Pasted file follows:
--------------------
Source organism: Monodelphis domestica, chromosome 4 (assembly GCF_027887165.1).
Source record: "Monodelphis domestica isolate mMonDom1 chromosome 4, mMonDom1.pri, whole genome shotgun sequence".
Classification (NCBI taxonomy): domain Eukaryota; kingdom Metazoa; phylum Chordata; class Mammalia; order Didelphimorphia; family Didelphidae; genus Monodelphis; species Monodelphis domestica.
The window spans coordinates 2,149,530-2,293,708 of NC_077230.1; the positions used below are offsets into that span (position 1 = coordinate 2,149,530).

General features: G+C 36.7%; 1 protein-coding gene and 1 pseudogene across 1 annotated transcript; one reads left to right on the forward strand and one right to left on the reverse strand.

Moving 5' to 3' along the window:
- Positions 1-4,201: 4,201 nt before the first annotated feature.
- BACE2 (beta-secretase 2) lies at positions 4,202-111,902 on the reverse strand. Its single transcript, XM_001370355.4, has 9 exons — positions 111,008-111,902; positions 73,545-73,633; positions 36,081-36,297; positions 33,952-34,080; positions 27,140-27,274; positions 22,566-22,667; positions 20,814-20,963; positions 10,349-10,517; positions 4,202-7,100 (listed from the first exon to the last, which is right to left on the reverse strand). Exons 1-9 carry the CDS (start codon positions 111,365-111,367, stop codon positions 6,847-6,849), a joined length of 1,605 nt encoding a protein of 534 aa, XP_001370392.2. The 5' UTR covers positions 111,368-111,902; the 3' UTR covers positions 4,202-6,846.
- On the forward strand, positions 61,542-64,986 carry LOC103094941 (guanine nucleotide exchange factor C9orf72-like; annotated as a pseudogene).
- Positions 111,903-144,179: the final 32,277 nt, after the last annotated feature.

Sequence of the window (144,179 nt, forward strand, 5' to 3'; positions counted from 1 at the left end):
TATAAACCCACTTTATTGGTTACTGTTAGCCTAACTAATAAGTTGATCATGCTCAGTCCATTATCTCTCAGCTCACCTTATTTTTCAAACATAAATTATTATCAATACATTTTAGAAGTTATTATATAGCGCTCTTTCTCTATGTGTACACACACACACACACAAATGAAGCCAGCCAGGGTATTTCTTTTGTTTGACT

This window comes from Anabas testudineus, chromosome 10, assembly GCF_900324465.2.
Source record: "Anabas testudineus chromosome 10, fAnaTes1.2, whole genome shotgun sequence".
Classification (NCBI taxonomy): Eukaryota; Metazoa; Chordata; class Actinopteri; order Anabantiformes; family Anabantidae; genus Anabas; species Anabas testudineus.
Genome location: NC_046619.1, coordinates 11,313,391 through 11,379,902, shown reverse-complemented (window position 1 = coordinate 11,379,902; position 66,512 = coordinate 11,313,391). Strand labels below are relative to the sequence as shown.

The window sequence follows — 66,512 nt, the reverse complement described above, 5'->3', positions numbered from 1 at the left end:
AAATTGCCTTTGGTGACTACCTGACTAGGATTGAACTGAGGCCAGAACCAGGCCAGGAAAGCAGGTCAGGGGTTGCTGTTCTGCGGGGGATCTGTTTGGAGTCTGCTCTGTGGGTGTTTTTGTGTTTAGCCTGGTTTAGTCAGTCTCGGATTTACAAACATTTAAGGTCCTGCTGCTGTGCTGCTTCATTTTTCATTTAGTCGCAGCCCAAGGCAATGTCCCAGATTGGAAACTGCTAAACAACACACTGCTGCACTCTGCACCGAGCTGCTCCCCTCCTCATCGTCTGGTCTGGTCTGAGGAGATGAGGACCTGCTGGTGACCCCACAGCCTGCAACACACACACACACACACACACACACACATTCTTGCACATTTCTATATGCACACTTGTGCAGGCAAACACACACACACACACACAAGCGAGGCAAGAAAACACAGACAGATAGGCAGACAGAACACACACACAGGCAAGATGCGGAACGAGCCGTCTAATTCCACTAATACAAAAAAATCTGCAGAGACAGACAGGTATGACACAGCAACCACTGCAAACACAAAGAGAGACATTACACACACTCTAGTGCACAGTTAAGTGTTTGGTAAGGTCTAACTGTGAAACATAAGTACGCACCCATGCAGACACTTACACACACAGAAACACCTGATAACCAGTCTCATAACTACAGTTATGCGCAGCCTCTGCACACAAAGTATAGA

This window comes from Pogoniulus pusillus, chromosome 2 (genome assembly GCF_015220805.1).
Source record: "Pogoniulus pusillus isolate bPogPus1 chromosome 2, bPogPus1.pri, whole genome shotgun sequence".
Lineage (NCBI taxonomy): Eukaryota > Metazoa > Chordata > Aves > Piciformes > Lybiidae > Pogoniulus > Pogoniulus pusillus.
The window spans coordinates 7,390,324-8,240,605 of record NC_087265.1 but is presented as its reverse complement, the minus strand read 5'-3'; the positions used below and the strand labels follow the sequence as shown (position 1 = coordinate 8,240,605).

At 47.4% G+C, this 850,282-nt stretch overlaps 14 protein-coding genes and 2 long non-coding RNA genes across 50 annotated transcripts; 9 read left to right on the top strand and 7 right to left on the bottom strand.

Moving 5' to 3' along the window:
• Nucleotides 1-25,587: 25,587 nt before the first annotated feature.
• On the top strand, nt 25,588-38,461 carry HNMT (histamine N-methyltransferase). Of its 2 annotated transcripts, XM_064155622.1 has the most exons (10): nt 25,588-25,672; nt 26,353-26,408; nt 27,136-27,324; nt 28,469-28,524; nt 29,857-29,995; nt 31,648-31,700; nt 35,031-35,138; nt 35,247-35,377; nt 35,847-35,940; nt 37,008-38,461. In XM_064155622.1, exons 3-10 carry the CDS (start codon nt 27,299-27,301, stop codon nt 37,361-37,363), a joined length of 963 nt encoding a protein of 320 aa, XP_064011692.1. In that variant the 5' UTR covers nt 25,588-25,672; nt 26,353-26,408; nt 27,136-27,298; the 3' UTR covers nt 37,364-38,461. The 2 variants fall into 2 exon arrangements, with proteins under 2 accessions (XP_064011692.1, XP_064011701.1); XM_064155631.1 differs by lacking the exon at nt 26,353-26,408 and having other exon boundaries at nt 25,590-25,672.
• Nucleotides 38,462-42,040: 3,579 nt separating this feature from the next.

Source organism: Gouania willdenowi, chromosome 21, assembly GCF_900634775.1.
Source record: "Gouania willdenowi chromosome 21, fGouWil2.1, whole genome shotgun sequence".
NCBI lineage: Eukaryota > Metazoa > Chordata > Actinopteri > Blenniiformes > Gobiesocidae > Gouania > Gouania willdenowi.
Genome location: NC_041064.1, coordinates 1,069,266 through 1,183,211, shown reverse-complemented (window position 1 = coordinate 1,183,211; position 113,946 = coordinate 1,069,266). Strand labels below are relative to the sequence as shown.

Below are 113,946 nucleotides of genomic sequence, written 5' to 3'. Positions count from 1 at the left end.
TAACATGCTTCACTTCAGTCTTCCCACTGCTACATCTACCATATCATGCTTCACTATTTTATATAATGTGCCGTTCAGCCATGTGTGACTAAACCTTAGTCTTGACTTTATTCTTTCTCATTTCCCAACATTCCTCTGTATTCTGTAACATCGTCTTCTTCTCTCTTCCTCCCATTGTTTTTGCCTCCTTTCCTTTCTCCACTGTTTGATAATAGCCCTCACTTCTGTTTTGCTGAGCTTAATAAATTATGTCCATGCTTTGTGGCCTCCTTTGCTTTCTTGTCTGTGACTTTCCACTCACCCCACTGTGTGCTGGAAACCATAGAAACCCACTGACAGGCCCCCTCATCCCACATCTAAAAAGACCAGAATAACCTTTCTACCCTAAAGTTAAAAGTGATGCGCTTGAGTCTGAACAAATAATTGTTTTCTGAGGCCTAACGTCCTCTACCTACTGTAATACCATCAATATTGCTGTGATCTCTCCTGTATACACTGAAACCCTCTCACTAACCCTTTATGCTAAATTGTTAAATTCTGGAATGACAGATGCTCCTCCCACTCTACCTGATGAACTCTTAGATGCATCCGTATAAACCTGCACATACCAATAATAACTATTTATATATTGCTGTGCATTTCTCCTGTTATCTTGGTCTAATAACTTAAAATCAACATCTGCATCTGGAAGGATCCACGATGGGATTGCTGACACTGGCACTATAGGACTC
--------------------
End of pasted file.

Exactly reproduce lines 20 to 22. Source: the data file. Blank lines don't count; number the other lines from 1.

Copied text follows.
Source record: "Pogoniulus pusillus isolate bPogPus1 chromosome 2, bPogPus1.pri, whole genome shotgun sequence".
Lineage (NCBI taxonomy): Eukaryota > Metazoa > Chordata > Aves > Piciformes > Lybiidae > Pogoniulus > Pogoniulus pusillus.
The window spans coordinates 7,390,324-8,240,605 of record NC_087265.1 but is presented as its reverse complement, the minus strand read 5'-3'; the positions used below and the strand labels follow the sequence as shown (position 1 = coordinate 8,240,605).